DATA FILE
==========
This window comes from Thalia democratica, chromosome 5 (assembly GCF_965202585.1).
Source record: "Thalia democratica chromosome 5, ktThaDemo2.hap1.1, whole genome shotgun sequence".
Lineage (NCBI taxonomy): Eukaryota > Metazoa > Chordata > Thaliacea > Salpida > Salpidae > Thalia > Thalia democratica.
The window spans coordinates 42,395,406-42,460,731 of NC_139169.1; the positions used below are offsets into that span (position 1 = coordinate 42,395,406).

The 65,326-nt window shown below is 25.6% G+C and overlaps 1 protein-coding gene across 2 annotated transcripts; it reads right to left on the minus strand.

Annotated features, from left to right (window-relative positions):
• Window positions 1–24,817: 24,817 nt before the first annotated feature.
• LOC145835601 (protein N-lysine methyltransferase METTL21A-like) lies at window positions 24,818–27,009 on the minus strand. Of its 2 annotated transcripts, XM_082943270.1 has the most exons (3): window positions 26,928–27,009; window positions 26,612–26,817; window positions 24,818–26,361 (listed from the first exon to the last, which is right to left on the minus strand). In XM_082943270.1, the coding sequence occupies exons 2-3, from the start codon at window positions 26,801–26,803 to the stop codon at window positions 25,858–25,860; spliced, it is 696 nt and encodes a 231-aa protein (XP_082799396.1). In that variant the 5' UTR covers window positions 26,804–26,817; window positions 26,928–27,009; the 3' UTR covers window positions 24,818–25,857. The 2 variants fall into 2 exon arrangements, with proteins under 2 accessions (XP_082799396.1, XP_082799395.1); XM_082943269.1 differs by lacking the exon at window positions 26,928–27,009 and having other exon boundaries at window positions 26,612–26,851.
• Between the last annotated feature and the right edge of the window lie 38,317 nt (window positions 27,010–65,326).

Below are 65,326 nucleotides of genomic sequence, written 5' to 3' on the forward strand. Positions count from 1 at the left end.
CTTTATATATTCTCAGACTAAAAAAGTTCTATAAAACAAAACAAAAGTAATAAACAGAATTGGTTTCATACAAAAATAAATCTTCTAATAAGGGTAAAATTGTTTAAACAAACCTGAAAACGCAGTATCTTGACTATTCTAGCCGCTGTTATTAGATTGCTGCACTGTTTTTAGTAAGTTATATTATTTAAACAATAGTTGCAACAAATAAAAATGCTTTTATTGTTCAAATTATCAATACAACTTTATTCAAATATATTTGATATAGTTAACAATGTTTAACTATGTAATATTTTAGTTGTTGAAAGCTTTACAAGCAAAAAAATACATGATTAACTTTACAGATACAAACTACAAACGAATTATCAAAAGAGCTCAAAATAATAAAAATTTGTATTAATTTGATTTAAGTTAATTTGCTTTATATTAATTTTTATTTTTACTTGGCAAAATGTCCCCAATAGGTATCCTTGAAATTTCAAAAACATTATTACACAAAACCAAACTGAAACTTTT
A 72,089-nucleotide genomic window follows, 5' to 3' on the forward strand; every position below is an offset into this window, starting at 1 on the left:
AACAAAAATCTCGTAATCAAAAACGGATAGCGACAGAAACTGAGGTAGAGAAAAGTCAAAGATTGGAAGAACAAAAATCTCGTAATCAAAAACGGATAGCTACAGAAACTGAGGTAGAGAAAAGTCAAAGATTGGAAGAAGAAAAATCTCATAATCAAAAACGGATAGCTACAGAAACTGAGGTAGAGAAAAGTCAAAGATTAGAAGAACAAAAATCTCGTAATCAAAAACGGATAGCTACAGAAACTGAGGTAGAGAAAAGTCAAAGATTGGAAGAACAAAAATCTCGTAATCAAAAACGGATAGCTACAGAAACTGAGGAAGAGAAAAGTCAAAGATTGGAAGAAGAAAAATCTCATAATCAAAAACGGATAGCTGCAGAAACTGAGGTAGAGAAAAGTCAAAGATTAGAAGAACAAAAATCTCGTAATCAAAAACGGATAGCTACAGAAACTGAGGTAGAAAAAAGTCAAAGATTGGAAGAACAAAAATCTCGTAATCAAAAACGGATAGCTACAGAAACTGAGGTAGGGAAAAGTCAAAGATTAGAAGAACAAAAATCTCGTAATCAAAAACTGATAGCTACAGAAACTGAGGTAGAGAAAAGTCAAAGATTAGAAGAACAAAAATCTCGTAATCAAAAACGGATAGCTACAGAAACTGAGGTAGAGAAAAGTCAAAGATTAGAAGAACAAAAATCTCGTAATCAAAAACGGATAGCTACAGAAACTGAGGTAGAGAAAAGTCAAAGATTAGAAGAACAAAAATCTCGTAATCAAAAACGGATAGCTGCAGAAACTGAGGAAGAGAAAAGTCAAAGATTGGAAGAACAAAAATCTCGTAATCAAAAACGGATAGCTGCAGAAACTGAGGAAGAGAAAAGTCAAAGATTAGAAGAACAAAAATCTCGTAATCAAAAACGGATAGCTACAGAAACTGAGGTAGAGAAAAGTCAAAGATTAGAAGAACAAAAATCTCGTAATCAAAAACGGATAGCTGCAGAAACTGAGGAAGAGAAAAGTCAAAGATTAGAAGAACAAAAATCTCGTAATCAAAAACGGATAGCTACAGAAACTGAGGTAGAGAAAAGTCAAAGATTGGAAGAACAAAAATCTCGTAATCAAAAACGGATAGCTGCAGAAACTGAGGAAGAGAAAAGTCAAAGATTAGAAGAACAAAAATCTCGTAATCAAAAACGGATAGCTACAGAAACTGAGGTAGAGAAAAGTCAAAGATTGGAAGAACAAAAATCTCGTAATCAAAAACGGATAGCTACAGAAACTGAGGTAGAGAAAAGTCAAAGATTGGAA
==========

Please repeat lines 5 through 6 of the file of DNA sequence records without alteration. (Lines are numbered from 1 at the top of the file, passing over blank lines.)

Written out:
The 65,326-nt window shown below is 25.6% G+C and overlaps 1 protein-coding gene across 2 annotated transcripts; it reads right to left on the minus strand.

Annotated features, from left to right (window-relative positions):